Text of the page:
Any security interest over the whole or part of an LLC interest properly granted has priority according to the time that that the written notice of such security interest, signed by each of the secured party and the relevant member, is validly served at the registered office of the LLC. Such notice must specify the relevant security agreement and other prescribed details of such agreement.
Flexible Classes; Voting and Meeting Provisions
The LLC Agreement can provide for the creation of different classes of LLC interests, managers or groups of members or managers, the voting rights of members and managers and meetings provisions relating to members/classes of interests/managers.
The default members' voting position (subject to the LLC Agreement or where the LLC law provides for a different level) is that any vote/consent/approval required of members shall be passed by simple majority in number of the members entitled to vote on the matter.
Written members' and managers' consents on a less than unanimous basis (i.e. signed by members/managers having not less than the minimum number of votes that would be necessary to authorise the relevant action at a members or managers meeting, as applicable, at which all the members/managers entitled to vote on the matter were present and voted) are permitted (subject to the LLC Agreement).
The LLC Law specifically recognizes the ability of the LLC Agreement to provide for negative/deemed consent provisions i.e. where a notice provides that a member will be deemed to have consented to a matter if it does not confirm its opposition to such matter within a time specified.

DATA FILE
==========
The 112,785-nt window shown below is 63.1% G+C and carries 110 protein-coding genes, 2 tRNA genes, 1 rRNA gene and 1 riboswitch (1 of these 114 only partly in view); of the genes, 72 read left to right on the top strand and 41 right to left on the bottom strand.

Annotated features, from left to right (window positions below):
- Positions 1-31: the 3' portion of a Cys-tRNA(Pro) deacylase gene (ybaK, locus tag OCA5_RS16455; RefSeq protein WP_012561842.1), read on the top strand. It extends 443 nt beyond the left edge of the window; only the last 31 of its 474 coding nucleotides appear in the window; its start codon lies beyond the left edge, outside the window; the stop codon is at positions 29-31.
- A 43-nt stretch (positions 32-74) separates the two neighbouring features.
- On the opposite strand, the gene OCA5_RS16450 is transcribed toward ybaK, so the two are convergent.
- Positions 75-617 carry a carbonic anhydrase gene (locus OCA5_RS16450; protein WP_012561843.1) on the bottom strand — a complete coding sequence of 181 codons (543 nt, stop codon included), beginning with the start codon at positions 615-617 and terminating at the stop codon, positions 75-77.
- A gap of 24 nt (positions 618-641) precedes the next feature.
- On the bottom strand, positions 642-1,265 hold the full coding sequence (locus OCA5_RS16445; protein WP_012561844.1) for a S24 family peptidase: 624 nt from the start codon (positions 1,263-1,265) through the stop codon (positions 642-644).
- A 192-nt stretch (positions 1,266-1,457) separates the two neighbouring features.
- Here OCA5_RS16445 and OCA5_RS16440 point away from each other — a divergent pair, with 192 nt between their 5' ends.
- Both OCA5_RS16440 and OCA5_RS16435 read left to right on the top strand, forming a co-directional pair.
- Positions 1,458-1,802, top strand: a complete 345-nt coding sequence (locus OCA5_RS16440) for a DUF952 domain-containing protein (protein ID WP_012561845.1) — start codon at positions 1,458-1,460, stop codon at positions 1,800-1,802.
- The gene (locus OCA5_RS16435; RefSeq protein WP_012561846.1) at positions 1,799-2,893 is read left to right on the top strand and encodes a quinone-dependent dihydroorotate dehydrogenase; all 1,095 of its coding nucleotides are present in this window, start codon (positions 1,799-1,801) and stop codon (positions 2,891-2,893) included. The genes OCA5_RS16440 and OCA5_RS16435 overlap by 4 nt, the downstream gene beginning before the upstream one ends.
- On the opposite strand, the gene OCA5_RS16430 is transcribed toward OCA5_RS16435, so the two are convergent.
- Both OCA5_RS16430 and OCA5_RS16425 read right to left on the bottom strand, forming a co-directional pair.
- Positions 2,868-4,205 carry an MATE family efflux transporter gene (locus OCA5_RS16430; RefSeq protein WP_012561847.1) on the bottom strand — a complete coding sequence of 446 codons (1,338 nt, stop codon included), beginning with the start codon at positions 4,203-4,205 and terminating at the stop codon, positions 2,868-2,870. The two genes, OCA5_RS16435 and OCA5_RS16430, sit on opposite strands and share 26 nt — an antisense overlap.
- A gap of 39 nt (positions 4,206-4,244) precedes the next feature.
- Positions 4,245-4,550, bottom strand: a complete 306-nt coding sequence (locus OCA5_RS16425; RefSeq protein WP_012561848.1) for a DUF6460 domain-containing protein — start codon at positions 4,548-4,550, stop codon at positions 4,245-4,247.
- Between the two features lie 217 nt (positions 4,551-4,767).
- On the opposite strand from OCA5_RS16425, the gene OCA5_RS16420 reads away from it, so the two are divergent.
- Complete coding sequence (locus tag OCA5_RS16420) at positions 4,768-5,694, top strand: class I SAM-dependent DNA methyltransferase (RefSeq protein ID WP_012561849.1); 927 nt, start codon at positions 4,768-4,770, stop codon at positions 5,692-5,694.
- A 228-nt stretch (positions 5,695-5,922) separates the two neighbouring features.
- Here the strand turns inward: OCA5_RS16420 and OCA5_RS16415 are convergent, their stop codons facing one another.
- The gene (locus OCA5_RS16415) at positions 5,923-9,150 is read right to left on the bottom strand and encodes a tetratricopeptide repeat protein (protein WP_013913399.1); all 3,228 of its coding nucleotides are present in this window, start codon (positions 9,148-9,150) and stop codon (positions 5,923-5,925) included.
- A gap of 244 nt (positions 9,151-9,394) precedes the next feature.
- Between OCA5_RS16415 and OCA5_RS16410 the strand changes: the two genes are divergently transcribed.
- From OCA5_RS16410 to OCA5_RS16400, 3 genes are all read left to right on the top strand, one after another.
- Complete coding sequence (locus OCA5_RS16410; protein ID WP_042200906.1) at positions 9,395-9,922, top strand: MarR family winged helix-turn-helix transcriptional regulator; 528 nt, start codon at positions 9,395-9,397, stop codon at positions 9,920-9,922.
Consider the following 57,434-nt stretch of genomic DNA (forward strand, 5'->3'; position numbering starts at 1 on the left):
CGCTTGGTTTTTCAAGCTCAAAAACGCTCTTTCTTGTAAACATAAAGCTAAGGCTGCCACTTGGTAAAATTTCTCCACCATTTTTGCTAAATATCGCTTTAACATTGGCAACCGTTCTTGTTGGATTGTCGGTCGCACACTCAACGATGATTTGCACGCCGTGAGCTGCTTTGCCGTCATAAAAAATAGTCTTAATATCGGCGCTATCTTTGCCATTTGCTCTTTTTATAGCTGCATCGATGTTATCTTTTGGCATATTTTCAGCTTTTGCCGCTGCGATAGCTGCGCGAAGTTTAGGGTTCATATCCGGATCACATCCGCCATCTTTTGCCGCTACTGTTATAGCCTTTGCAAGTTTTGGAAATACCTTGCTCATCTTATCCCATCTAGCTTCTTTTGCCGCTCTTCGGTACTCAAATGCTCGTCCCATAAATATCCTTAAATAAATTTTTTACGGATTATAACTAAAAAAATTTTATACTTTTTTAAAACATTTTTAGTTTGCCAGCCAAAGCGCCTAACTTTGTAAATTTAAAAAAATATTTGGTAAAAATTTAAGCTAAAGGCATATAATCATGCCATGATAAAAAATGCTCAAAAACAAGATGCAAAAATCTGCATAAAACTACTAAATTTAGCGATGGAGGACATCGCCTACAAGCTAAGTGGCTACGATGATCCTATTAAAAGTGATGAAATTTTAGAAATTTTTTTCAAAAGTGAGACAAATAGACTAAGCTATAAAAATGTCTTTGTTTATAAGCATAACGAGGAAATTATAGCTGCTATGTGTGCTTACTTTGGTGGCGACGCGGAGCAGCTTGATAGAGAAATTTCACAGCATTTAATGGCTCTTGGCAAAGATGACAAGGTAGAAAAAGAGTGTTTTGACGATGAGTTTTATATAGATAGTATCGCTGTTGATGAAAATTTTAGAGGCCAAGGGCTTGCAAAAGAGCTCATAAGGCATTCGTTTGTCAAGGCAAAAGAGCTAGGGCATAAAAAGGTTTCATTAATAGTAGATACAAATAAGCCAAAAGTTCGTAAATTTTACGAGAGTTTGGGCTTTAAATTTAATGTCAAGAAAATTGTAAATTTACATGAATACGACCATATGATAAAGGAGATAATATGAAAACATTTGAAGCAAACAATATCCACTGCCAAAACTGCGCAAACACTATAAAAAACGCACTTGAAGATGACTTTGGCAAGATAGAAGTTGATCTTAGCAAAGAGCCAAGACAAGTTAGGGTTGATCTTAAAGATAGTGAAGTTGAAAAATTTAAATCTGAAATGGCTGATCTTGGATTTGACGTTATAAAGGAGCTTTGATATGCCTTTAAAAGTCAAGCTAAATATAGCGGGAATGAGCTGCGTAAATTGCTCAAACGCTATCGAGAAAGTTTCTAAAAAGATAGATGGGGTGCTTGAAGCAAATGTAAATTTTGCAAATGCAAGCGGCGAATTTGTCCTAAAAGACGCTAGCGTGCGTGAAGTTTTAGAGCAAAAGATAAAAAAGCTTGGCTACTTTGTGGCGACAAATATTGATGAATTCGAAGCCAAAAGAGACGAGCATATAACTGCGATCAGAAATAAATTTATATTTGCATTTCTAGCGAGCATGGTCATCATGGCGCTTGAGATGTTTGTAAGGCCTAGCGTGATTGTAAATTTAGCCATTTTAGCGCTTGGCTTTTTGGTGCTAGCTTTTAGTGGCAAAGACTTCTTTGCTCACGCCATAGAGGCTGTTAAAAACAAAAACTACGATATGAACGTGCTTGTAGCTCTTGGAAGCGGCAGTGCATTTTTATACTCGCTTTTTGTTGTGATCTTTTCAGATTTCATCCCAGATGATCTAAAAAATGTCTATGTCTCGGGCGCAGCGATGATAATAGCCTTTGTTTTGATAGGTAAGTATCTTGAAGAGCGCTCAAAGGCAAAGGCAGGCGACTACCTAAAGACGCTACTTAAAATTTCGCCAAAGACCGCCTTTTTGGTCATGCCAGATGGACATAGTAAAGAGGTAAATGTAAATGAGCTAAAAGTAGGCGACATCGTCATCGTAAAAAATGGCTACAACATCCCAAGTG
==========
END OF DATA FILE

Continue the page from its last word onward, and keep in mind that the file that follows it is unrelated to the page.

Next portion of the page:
The LLC Law also contains a provision stating that consent/approval of members may be either express or inferred from a course of dealing.
While the LLC Agreement can provide for separate classes of interests, there is no provision within the current LLC Law allowing for the assets and liabilities of classes or series of interests to be segregated in the way for example that Cayman Islands segregated portfolio companies allow for the statutory segregation of assets and liabilities between different portfolios or that Delaware law allows for series segregation.
Amendments to the LLC Agreement
The LLC Agreement can include provision for the taking of any action including, specifically, the amendments of the LLC Agreement without the vote or approval of any member or class of interest or group of members or of any manager or class or group of managers – accordingly it can also determine if a particular threshold is required.
Under the LLC Law, the LLC is able to indemnify members and managers or other persons against any liability/actions/claims (including legal expenses) and the LLC Agreement should set these out expressly.
Certainty of Remedies for Breach of LLC Agreement
Similar to ELPs , the LLC Agreement can set out remedies for breach by members/managers of the LLC Agreement and the common law rule against penalty clauses will not apply.
The LLC law gives specific (non-exhaustive) examples of certain typical remedies.
Clawback from members on Cash Flow Insolvency
A member who receives a distribution or is released from any obligation to the LLC at a time when the LLC is unable to pay its debts as they fall due in the ordinary course of business (Cash Flow Insolvent) (including where such distribution/release causes the LLC to be Cash Flow Insolvent) and who has actual knowledge at the time of the distribution/release of this, will be liable to repay the distribution/perform the relevant obligation which was purportedly released (similar to ELPs).
Unlike in an ELP context, the LLC Agreement may also require a member even without knowledge of the Cash Flow Insolvency at the relevant time to repay the distribution/perform the obligation.